George W. Bush library opens to the public DALLAS (AP) — The George W. Bush Presidential Library and Museum opened to the public Wednesday, with the 43rd president greeting 43 area schoolchildren who were its first visitors. “It was amazing seeing one of our nation’s leaders,” said Eduardo Borrego, a 6th-grader at Mark Twain Elementary in Richardson. “I was like, ‘I can’t believe he’s here.”’ The library and museum, along with Bush’s policy institute, are housed in the George W. Bush Presidential Center on the campus of Southern Methodist University in Dallas. The center was dedicated last week during a ceremony that featured Bush, President Barack Obama, and former Presidents Bill Clinton, Jimmy Carter and George H.W. Bush, who is Bush’s father.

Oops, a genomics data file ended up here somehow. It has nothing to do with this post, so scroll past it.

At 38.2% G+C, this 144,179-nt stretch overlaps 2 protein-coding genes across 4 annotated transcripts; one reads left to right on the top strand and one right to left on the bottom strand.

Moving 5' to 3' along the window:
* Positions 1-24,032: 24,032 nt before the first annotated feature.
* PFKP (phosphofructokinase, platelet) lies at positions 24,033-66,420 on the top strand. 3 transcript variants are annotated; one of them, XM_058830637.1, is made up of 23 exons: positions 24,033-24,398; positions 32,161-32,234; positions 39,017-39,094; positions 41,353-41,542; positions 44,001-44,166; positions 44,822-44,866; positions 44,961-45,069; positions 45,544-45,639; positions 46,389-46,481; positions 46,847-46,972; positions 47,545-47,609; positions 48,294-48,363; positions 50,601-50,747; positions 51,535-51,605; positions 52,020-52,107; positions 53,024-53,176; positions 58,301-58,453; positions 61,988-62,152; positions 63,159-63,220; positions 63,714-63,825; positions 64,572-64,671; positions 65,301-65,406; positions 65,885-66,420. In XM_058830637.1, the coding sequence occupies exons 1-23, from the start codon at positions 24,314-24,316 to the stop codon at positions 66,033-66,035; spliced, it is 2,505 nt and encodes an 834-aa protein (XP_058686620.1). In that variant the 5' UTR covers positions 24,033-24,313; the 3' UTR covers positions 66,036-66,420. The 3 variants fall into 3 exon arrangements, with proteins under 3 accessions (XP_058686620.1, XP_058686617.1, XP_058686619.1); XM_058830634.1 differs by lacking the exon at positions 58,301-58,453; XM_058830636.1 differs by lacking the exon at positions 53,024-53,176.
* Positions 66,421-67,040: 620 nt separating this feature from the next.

What makes the All Out Call Out different from virtually all other races is its for mat. The All Out


PORTALES—Eastern New Mexico University’s Department of Music will host a Percussion Ensemble concert on Tuesday at 7 p.m. in the auditorium on the Clovis Community College campus. They will perform before and during a showing of Jon Barr’s silent film Waiting on Millie, with music by Neil Rutland and performed by the Percussion Ensemble. The concert is free, and open to the public. For more information, call Kathi Fraze at 575-5622377.

Children’s Choir

PORTALES—Eastern New Mexico University will host the Eastern New Mexico Children’s Choir concert on Tuesday at 7 p.m. in Buchanan Hall in the Music Building on the Portales campus. The concert is free, and open to the public. For more information, call Kathi Fraze at 575-5622377.